Get access to everything we publish when you sign up for Outside+.
With natural snowfall in the 200-inch range and high rain incidence in November, Eastern ski areas are less likely to reach full operation of terrain as the areas in the top 18. However, we should not overlook the impact of snowmaking, which covers about three fourths of eastern trail mileage. A few areas have a trail or two open in October for marketing visibility, and there can be a meaningful variety of terrain for all abilities open by mid November at areas with the highest-capacity snowmaking systems.
Killington and Sunday River are the traditional early season snowmaking leaders, closely followed by Okemo and Hunter Mountain. If there is natural snow in New England, Jay Peak and Smugglers’ Notch will usually have the most. Stowe and Sugarbush have above-average natural snowfall with substantial snowmaking support. A more remote natural snow pocket is Le Massif in Quebec, which overlooks the unfrozen part of the Gulf of St. Lawrence.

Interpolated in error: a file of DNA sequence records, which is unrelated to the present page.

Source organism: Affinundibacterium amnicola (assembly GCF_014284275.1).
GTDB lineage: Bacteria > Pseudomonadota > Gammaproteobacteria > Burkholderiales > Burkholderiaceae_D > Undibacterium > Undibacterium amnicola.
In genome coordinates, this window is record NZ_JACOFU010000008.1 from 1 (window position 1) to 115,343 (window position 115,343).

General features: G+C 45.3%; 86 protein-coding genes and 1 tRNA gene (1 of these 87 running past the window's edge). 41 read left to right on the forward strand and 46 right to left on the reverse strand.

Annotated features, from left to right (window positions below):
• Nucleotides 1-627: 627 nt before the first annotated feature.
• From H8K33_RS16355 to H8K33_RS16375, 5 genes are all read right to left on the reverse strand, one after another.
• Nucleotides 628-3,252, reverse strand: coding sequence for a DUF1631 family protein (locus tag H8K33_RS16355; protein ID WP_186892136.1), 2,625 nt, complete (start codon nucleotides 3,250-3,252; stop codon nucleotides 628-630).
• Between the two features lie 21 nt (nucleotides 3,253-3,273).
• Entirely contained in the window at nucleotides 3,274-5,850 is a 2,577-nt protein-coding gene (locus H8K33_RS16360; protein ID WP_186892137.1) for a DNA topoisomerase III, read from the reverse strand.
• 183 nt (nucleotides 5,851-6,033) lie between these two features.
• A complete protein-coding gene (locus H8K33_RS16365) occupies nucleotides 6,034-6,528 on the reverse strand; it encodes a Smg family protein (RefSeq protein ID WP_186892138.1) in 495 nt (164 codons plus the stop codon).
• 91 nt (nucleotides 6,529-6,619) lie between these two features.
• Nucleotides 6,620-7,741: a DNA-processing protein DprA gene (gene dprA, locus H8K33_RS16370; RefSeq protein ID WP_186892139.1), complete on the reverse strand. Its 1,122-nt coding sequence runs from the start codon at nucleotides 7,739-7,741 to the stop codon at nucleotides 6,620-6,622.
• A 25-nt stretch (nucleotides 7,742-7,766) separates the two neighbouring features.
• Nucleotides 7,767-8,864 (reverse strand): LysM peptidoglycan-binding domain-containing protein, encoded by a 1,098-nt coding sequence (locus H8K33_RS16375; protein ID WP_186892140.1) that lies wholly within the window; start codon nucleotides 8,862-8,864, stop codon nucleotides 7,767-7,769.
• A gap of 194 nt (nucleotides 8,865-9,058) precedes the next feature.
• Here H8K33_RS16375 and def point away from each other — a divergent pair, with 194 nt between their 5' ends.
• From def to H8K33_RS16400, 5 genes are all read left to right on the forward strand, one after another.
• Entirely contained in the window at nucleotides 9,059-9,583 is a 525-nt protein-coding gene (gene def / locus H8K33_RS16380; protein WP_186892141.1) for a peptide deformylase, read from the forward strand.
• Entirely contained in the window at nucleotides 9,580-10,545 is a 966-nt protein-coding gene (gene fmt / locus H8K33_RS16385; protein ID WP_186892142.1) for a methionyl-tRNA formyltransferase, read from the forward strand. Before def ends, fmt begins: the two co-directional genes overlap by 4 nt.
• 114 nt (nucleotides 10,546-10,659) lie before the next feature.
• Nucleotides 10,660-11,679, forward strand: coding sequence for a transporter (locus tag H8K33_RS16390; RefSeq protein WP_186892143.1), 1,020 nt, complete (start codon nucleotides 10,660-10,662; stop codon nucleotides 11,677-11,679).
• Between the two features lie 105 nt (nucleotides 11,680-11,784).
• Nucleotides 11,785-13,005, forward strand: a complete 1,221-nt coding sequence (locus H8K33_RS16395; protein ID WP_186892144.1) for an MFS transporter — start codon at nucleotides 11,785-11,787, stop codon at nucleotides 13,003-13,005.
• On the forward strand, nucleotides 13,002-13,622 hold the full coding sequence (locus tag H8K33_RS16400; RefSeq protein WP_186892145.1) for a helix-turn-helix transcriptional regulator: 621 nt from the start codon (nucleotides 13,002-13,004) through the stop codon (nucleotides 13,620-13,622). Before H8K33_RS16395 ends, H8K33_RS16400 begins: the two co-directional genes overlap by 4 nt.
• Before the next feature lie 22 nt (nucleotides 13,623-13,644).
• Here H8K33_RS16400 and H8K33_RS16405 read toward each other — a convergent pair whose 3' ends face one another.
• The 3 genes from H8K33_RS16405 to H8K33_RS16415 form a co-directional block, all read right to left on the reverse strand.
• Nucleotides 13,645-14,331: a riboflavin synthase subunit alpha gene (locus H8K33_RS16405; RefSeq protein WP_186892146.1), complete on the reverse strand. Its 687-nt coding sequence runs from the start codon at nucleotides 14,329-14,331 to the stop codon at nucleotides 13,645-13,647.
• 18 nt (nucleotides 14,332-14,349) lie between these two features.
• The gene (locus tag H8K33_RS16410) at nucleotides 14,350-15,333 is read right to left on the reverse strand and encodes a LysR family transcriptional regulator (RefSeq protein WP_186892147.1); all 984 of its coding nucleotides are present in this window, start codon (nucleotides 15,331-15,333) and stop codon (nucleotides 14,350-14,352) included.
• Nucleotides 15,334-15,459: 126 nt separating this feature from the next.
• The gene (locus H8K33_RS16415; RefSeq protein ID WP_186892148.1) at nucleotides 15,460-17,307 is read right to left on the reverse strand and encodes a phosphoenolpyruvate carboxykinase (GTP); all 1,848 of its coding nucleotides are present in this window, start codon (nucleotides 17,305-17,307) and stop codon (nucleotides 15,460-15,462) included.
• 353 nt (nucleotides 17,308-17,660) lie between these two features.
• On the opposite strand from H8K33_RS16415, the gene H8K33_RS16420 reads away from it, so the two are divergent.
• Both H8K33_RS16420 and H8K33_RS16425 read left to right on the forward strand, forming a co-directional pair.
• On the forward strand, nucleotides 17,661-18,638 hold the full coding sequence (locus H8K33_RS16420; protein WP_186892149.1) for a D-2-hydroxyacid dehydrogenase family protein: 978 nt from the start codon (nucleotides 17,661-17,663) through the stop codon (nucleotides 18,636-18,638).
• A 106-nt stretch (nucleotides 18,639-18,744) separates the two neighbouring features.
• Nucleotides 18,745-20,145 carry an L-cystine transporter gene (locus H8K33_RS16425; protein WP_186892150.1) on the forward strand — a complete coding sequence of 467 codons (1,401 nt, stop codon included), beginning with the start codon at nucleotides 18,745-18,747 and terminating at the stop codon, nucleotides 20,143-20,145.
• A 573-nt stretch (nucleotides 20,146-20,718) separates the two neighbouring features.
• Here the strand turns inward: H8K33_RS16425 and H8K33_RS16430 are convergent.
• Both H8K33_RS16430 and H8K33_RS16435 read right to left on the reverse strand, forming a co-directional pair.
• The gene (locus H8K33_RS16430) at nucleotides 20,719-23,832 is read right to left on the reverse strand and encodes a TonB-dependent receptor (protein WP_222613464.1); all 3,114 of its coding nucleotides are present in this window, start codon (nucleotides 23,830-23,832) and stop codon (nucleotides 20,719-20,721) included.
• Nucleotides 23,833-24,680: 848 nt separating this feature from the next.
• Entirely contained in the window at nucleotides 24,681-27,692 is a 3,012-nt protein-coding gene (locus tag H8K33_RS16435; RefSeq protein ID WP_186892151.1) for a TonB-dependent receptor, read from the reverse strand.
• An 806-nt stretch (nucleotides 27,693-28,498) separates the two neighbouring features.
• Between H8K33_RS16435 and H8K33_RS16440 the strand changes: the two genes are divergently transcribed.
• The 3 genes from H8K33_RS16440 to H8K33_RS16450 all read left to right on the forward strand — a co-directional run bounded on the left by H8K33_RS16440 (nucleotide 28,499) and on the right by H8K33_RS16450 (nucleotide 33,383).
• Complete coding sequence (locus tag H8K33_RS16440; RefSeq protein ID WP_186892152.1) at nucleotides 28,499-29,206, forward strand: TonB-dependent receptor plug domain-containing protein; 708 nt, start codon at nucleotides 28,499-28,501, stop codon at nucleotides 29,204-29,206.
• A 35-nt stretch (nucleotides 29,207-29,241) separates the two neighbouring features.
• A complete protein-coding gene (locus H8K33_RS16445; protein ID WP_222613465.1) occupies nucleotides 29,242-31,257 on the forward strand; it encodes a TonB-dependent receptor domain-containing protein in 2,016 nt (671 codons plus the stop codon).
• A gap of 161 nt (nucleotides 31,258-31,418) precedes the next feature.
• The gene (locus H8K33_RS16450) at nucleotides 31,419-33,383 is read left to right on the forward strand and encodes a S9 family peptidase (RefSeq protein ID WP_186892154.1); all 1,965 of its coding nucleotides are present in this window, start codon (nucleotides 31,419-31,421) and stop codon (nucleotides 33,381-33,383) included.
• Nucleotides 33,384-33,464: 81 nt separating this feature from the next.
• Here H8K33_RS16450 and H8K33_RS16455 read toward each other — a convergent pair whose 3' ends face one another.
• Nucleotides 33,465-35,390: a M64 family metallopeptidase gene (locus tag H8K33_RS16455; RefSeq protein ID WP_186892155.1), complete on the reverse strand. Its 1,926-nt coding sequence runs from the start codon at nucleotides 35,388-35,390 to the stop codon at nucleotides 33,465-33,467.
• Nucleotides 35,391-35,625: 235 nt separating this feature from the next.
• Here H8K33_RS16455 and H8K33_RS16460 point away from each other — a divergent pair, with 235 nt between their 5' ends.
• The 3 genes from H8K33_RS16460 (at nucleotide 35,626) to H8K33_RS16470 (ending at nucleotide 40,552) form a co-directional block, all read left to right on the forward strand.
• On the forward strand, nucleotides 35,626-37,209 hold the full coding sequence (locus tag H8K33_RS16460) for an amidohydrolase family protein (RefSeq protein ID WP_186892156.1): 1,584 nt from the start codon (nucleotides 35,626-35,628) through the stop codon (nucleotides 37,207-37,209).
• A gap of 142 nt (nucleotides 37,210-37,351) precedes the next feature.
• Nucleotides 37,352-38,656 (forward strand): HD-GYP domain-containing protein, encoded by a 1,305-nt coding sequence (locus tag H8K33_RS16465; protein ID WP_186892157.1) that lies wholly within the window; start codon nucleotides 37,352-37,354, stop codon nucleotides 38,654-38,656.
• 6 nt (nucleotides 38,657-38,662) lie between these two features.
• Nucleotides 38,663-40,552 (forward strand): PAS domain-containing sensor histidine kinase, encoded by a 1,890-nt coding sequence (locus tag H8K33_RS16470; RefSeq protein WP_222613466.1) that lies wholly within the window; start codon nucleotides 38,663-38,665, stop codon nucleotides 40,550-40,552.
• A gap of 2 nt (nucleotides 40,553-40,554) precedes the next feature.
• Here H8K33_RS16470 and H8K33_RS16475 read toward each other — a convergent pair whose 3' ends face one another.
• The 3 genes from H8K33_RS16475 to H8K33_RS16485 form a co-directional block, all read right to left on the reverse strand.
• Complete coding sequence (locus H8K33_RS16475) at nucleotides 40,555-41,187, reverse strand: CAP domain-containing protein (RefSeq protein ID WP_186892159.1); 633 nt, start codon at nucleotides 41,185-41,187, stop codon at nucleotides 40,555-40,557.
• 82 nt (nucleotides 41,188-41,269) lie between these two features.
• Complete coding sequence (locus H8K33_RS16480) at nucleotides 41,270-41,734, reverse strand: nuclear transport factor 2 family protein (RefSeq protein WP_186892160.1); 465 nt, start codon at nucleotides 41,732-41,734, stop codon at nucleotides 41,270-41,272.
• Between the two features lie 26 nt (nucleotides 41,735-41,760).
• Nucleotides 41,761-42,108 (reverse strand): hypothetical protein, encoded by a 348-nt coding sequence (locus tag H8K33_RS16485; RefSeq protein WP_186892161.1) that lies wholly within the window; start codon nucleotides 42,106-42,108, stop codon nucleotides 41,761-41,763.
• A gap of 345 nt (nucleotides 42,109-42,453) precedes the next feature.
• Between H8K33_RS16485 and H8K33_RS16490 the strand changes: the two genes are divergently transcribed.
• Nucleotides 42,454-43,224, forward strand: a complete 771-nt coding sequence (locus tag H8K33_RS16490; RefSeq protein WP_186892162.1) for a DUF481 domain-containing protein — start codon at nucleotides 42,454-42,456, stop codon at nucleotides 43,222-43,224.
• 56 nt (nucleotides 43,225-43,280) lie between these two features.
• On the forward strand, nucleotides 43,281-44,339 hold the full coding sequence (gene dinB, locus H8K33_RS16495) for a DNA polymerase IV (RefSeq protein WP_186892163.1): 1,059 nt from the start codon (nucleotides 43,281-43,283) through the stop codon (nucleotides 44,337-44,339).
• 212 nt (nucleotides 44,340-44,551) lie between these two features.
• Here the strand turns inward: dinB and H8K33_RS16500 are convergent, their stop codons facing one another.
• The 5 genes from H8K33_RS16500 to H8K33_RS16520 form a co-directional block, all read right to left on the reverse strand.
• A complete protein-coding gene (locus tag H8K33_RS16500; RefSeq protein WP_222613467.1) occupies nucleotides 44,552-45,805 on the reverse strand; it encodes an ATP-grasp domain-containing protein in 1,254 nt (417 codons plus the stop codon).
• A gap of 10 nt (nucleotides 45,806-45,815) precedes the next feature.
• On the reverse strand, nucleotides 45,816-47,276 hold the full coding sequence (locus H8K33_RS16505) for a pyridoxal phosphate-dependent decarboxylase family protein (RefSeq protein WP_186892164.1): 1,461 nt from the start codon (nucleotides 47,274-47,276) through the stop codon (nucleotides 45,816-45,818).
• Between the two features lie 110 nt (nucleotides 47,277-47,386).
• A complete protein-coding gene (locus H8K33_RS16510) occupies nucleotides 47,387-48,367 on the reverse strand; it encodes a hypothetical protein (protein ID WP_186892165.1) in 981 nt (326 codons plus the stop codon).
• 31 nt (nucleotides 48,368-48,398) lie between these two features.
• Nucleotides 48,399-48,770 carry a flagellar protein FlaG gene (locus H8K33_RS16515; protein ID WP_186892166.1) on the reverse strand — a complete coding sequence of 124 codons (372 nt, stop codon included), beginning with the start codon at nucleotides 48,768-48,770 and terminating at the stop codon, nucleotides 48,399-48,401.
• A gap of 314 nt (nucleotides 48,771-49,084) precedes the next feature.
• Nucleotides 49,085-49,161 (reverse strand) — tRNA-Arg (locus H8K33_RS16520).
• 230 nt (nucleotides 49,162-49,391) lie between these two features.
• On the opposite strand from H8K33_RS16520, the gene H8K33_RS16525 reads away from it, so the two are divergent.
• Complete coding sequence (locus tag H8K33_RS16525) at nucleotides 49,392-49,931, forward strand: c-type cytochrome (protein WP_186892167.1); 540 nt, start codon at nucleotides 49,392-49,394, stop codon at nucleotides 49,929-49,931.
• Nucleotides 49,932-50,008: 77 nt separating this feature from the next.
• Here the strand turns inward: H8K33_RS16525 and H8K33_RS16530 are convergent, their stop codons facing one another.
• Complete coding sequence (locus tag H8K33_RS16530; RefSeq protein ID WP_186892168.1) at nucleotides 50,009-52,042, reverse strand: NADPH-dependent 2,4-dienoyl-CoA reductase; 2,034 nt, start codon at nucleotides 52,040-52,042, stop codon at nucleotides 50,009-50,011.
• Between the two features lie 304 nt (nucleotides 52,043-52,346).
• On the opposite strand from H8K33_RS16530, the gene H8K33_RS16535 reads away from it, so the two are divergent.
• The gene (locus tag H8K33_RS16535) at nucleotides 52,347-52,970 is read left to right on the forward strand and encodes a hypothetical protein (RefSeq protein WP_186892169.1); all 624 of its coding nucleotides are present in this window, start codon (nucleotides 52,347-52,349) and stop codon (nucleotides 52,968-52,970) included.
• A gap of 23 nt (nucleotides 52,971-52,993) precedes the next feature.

Eastern skiers must assess the tradeoff between the certainty of limited skiing close to home versus the good — but by no means certain — chance of full operation at a Western resort. Skiers with limited resources should utilize the Eastern snowmaking frequently in November and December, and rarely take a more expensive trip west before New Year’s.
Click on the related links below (and above right) for more of the Early-Season Ski Vacation Planner.